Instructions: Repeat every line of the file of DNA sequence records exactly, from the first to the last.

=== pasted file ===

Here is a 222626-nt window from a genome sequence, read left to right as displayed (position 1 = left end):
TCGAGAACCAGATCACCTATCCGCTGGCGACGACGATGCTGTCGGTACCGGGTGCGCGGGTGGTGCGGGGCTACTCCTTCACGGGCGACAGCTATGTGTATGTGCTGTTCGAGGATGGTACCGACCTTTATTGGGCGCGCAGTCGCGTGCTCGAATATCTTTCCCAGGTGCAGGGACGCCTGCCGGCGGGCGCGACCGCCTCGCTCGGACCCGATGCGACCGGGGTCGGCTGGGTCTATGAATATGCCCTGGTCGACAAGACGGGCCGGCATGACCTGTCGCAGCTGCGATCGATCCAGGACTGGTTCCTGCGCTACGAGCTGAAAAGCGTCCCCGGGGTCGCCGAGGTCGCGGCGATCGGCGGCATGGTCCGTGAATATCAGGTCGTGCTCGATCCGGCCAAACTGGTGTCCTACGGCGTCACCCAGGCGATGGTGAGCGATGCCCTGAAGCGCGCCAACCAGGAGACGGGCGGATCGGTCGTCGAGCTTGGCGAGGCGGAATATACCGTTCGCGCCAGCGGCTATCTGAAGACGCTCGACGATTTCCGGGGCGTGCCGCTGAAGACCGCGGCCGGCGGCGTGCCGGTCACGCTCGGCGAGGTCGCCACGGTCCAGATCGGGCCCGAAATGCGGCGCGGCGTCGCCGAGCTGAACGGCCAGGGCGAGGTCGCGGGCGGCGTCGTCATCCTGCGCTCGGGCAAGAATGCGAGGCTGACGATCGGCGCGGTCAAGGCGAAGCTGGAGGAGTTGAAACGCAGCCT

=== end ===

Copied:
Here is a 222626-nt window from a genome sequence, read left to right as displayed (position 1 = left end):
TCGAGAACCAGATCACCTATCCGCTGGCGACGACGATGCTGTCGGTACCGGGTGCGCGGGTGGTGCGGGGCTACTCCTTCACGGGCGACAGCTATGTGTATGTGCTGTTCGAGGATGGTACCGACCTTTATTGGGCGCGCAGTCGCGTGCTCGAATATCTTTCCCAGGTGCAGGGACGCCTGCCGGCGGGCGCGACCGCCTCGCTCGGACCCGATGCGACCGGGGTCGGCTGGGTCTATGAATATGCCCTGGTCGACAAGACGGGCCGGCATGACCTGTCGCAGCTGCGATCGATCCAGGACTGGTTCCTGCGCTACGAGCTGAAAAGCGTCCCCGGGGTCGCCGAGGTCGCGGCGATCGGCGGCATGGTCCGTGAATATCAGGTCGTGCTCGATCCGGCCAAACTGGTGTCCTACGGCGTCACCCAGGCGATGGTGAGCGATGCCCTGAAGCGCGCCAACCAGGAGACGGGCGGATCGGTCGTCGAGCTTGGCGAGGCGGAATATACCGTTCGCGCCAGCGGCTATCTGAAGACGCTCGACGATTTCCGGGGCGTGCCGCTGAAGACCGCGGCCGGCGGCGTGCCGGTCACGCTCGGCGAGGTCGCCACGGTCCAGATCGGGCCCGAAATGCGGCGCGGCGTCGCCGAGCTGAACGGCCAGGGCGAGGTCGCGGGCGGCGTCGTCATCCTGCGCTCGGGCAAGAATGCGAGGCTGACGATCGGCGCGGTCAAGGCGAAGCTGGAGGAGTTGAAACGCAGCCT